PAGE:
I'm currently enrolled in an intensive half-semester online literature class, which means about 150 pages of heavy reading per week, plus a paper and discussion board postings. It's a lot of fun. I love it. The online thing is sort of confusing (I've never taken an online class before) but I'm getting used to it. However, the huge amount of heavy reading required means that my "for fun" needs to be something light and easy--otherwise I'd end up talking like the characters in old novels and the people who have to spend a lot of time with me would probably kill me.
I like an element of fantasy in my books (yes, I'm a huge nerd). My favorite authors are Neil Gaiman, Roger Zelazny and Terry Pratchett. For those of you who aren't familiar with Pratchett's work, it's always humorous and entertaining, with a little bit of social commentary buried beneath the funny. They're light reads, but they do make one think, at least a little. I love his books about the Ankh-Morpork City Watch, but for the past...week and a half or so, I've been reading his books about the Lancre Witches, and they're great.
These books aren't really about magic; they're about the characters, all of whom are beautifully crafted and resonate with something deep inside us that tells us how old women are supposed to act. Granny Weatherwax is a crotchety old woman who helps people reluctantly, usually by telling them she's helped them in a way that makes them believe it to the extent that their problem goes away. Nanny Ogg is a boisterous, fat, usually drunk old woman with a cat that torments every other creature in the village, though she's convinced he's a real sweetie. And Magrat Garlick, whose parents didn't know how to spell Margaret, is a younger woman who thinks being a witch should be about doing magic instead of knowing when not to do magic; the others consider her a "wet hen."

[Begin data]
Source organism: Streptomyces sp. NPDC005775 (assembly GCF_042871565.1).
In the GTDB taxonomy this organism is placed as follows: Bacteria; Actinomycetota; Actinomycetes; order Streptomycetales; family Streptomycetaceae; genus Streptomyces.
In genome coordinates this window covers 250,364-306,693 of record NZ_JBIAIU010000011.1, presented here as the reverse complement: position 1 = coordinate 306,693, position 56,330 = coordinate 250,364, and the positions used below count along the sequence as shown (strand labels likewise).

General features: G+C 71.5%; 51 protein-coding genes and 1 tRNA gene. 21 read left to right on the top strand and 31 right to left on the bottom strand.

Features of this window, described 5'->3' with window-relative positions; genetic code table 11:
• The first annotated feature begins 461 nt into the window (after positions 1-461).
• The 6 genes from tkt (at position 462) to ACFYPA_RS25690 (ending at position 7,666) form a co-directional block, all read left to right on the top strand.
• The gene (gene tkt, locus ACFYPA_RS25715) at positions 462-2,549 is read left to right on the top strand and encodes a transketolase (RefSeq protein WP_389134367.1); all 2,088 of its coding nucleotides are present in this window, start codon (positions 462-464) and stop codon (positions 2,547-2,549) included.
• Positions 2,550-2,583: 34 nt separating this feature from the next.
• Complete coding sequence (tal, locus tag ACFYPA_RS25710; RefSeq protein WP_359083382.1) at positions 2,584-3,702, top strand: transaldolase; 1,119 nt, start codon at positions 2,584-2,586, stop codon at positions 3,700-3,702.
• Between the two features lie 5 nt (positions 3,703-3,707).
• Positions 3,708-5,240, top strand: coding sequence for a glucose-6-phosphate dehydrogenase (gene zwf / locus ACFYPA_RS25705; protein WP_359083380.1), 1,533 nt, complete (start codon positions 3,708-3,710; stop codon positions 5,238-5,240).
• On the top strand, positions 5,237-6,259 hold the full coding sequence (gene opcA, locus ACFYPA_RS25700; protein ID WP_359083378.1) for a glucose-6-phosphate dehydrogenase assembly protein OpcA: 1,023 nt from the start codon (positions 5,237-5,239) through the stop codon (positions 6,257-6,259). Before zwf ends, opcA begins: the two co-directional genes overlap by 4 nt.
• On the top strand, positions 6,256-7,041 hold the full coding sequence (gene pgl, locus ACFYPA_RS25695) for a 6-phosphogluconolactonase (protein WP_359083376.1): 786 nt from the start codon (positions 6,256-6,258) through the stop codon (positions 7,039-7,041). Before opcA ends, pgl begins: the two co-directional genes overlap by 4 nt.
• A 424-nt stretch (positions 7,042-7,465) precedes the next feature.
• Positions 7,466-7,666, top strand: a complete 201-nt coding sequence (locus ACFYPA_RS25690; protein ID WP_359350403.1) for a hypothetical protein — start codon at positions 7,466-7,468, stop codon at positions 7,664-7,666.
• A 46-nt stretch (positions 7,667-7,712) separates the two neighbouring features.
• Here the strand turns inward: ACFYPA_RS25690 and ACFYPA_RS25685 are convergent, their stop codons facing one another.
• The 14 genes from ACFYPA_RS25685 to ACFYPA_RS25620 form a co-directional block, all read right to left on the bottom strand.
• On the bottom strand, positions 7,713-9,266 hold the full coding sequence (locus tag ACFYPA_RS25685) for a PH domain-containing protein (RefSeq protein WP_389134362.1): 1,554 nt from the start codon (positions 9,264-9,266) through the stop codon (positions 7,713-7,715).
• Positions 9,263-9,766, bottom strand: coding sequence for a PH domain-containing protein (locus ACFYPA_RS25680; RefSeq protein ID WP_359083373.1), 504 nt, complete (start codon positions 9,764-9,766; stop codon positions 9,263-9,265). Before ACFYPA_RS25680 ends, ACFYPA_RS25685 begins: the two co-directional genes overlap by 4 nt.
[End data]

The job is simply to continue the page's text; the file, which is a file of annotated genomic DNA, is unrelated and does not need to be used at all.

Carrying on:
There are also three "young adult novels" that are just as relevant and entertaining as the others, about a headstrong young girl named Tiffany Aching who is learning to become a witch and dealing with being almost thirteen at the same time.
As fun as Pratchett's books are, they aren't numbered despite the fact that there's a definite order to them. So if you intend to read any of them, check out the Discworld Reading Order Guide first.
One of the stories I read for my class this week, Xingu by Edith Wharton, is a great quick read. It tells the story of a group of women who meet to talk about art, literature, and culture in general, and how their desire to look cultured and knowledgeable eventually makes them all look like idiots. I strongly recommend reading it--I guarantee you know someone like these women. The full text is available on Project Gutenberg, and if you click the underlined "Xingu" up at the top of this paragraph, it'll take you right there.
Lastly, I would like to publicly congratulate Neil Gaiman and one of my favorite musicians, Amanda Palmer, on their engagement. I know they'll never see this, but I love knowing that two people who make such great art are getting married. I hope the best for them--and I hope at least some of their wedding photos end up online.